By Leanne Goodall
Here are five tips to help with your revision for that tricky Open University exam
So you have an exam coming up and you just don’t know where to start with your revision, right? Me too. Well, at least I thought so but then I realised that I’m actually panicking and have acquired some pretty good revision tips along the way. I’m about to take my final level two exam and I’ve jotted down some of the revision tips that I’ve found to be really useful. Maybe they’ll help you too.
1 – Work out what to revise
You probably don’t need to know everything that you’ve ever been taught and so your first task is to find out which bits are actually relevant to your exam and break the huge task down into something much more manageable. To do this, speak to your tutor, ask on forums and look at the questions that have been asked on previous papers. You’ll be able to eliminate lots of stuff and get a core section of material that you need to revise well.
2 – Make a Timetable
For some a strict timetable works really well but others prefer to be less restricted. My advice would be to start by making a basic timetable that gives you specific time slots in which to revise. If nothing else then this will help you get into the swing of things and focus on the task in hand. Try to make lots of shorter time slots for your revision as our brains can only take in so much at any one time. I try to allocate slots of about an hour and a half with lots of mini slots of about 20 minutes. It doesn’t always work out that way for me as I often get too drawn in and spend several hours revising but I know the shorter sessions are more effective!
Use DVDs, CDs, podcasts, posters, silly songs, post-it notes, mind-maps, flash cards or whatever you fancy trying
3 – Practice Writing
Is your exam handwritten? Then trust me you need to practice writing. Partly to make sure that your examiner can read everything clearly but also because your hand is likely to get very tired if it is constantly writing for 3 hours. My advice is to handwrite as much of your revision notes as possible and write practice answers to previous questions – in full length. That way you’ll be building up the muscles in your hand and giving it the best chance of making it through the exam on the day!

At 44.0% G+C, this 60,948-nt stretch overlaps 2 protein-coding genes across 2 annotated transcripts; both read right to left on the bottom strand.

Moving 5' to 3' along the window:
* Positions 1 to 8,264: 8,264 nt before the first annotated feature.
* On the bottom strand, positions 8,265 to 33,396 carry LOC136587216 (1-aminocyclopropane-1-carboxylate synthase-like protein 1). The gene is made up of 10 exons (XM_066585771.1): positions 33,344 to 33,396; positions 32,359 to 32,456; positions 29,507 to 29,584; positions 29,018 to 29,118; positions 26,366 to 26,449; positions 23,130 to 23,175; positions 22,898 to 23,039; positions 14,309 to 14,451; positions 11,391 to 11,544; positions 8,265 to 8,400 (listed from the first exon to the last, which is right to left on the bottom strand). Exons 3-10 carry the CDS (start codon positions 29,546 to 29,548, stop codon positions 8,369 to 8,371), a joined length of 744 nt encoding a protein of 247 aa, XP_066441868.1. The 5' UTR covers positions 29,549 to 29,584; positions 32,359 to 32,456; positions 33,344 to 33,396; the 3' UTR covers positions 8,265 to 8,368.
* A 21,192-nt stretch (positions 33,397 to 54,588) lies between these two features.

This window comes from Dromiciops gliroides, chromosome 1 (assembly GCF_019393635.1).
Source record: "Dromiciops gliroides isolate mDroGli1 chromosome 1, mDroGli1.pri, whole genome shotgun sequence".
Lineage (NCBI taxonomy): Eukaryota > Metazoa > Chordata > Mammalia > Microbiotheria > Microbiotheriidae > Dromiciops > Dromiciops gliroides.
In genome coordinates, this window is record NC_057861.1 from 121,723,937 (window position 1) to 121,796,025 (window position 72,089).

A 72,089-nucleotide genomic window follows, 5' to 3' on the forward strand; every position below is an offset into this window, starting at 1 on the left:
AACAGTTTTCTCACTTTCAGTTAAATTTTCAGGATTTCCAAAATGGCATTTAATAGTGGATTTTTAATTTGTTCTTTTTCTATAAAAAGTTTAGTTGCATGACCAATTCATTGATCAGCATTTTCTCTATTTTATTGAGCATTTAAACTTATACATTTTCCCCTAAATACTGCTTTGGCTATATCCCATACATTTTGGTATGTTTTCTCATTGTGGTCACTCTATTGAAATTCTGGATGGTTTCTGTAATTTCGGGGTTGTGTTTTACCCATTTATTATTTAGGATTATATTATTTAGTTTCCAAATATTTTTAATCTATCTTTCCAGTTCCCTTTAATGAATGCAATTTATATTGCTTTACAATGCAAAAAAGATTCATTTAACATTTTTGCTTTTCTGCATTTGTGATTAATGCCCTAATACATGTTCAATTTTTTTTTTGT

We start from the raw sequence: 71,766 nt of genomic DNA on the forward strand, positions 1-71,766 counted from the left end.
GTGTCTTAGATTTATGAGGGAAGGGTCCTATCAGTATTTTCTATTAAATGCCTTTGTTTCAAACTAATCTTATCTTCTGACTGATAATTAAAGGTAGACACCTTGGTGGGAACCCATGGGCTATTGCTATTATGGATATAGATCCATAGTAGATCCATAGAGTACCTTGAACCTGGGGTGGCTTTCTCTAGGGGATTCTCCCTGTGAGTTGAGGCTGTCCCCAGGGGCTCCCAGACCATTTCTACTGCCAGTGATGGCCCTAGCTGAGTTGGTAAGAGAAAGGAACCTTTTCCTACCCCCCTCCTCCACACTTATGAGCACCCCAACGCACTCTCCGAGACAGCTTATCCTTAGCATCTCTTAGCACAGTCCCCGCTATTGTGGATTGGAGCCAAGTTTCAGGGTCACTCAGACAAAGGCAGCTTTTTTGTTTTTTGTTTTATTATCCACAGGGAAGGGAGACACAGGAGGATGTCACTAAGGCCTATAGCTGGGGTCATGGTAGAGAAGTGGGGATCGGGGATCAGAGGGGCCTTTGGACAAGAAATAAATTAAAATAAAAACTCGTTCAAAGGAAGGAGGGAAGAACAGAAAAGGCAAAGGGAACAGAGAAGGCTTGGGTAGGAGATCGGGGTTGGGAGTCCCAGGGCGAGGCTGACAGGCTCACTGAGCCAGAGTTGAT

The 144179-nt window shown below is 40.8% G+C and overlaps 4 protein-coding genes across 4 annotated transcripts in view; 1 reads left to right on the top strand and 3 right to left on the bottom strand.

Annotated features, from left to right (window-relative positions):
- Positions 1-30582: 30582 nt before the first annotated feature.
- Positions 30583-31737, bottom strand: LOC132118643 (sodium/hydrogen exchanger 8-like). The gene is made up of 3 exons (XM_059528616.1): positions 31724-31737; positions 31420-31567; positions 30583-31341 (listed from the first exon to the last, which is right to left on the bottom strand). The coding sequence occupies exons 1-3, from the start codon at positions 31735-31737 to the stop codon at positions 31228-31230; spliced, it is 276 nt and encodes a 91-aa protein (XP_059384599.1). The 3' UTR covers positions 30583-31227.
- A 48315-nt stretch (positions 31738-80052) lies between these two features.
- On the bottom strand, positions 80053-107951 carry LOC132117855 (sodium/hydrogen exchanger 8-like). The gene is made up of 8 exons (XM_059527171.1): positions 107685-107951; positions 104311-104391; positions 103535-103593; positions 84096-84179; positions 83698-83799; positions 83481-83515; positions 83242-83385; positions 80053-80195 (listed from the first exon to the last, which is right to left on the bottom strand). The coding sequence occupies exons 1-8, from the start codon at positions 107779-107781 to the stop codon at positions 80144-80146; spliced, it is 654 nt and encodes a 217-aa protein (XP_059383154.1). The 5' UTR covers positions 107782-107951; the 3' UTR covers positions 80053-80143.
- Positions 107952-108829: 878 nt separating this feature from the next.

4 – Exam Conditions
I think it’s really important to try at least 2 practice exams at home. You might revise lots of facts and information but you rarely get asked to recall straight forward facts in the exam. Set yourself up with a timer and a set of exam questions and see how you go. You’ll probably find that you need longer to understand the question and plan your answer than you think. You’ll have to work out how to include those facts that you’ve learned and how to apply them to the question. Then you need to see how much you get written in the time you have. Were you on track or do you need to work on making your answers more concise (like me)? Maybe you’ve finished way before your time and need to consider if you’ve included enough in your answer. Either way, a real practice can throw up some areas that you need to work on and allow you time to correct them before the real thing.
5 – Mix it up
Reading books for hours on end to memorise every detail is boring. Mix up your revision sessions. Use DVDs, CDs, podcasts, posters, silly songs, post-it notes, mind-maps, flash cards or whatever you fancy trying. Mixing things up will help your brain wake up and take in the information better – and you’ll have much more fun doing it.
Leanne is half way through a BA (Hons) in History with the Open University and enjoys writing as a freelancer as well as on her personal blog, Growing my Knowing, where she catalogues here experiences as a student. You can catch up on all of Leanne’s excellent contributions for STOU here.
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